Rose v. Indian Park Ass'n, Inc.

Decision Date11 March 1957
Citation160 N.Y.S.2d 353,3 A.D.2d 274
PartiesJay ROSE, Respondent, v. INDIAN PARK ASSOCIATION, Inc., Appellant.
CourtNew York Supreme Court — Appellate Division

Charles Lichtenstein and Sidney I. Laitman, New York City, for appellant.

Jacob M. Kornfeld, New York City, for respondent.


WENZEL, Acting Presiding Justice.

This action was brought pursuant to article 15 of the Real Property Law to determine conflicting claims of the parties with respect to a small gore of land which abuts respondent's plat in a development at Greenwood Lake in the Town of Warwick, Orange County. The fee of the disputed gore is owned by appellant and the dispute is whether respondent has an easement to use that land. Respondent's claim is based on the deeds in his chain of title, beginning with the deeds from the developers to the first owners of his lots, all of which deeds described his lots any reference to development maps, and on a certain written declaration of easement which was executed by one of the developers.

Three separate development maps of the section of the development in which respondent's three lots are located were made, each at a different time. The original grantees of the three lots acquired two of the lots by two deeds dated August 22, 1929, and the third by deed dated May 15, 1931. One of the 1929 deeds was by Amsterdam Development and Sales Company, hereinafter referred to as Amsterdam, the owner of the entire tract, and the other by Malverne Building Company, Inc., hereinafter referred to as Malverne, the predecessor of Amsterdam as owner. Each of these 1929 deeds conveyed to the grantees lots 1 and 2 as shown on a map entitled 'Map of Greenwood Lake Terrace Section 1' made May 15, 1929.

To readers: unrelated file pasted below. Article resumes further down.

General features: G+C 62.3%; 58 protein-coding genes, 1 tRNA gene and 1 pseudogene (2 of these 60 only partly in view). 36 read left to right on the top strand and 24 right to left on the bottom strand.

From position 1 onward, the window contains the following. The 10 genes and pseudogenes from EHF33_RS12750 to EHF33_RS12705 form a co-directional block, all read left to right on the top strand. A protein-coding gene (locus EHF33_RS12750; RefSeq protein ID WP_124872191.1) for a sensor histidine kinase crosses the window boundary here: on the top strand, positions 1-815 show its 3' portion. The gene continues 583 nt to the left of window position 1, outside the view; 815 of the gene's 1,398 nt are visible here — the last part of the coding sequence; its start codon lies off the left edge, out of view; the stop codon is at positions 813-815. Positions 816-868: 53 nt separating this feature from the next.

This map delineated a road running generally north and south, which has been identified as 'Brook Mountain Trail', with its southerly terminus at a State highway running northeasterly and southwesterly, and another road, designated as 'Lake Trail', running generally northeasterly from a point on the easterly side of Brook Mountain Trail, closely parallel to the said State highway, which point was shown to be some 150 feet north of the highway. Lot 1 was shown to run from the southerly side of Lake Trail to the northerly side of the highway, with its westerly boundary line also constituting the easterly side of Brook Mountain Trail for about 100 feet immediately south of Lake Trail. From the latter point on the westerly boundary of lot 1, that is, about 100 feet south of Lake Trail, the line showing that boundary does not continue in its generally southerly direction, but runs southeasterly 54 feet to the highway. No other line appeared on the map to mark out any different boundary for the easterly side of Brook Mountain Trail opposite this southerly part of the westerly side of lot 1. Lot 2 was shown to be contiguous to the easterly boundary of lot 1. Lot 3, which was not included in these two 1929 deeds, was also shown on this map as being contiguous to the easterly line of lot 2, and both lots 2 and 3 were shown to extend, as does lot 1, from Lake Trail to the State highway.

The disputed gore may be described as bounded on one side by the said line of the most southerly 54 feet of the westerly side of lot 1; on a second side, by a line projected southerly from the said point on the westerly side of lot 1, 54 feet north of the State highway, and running to the highway, and on the third side by the northwesterly line of the highway.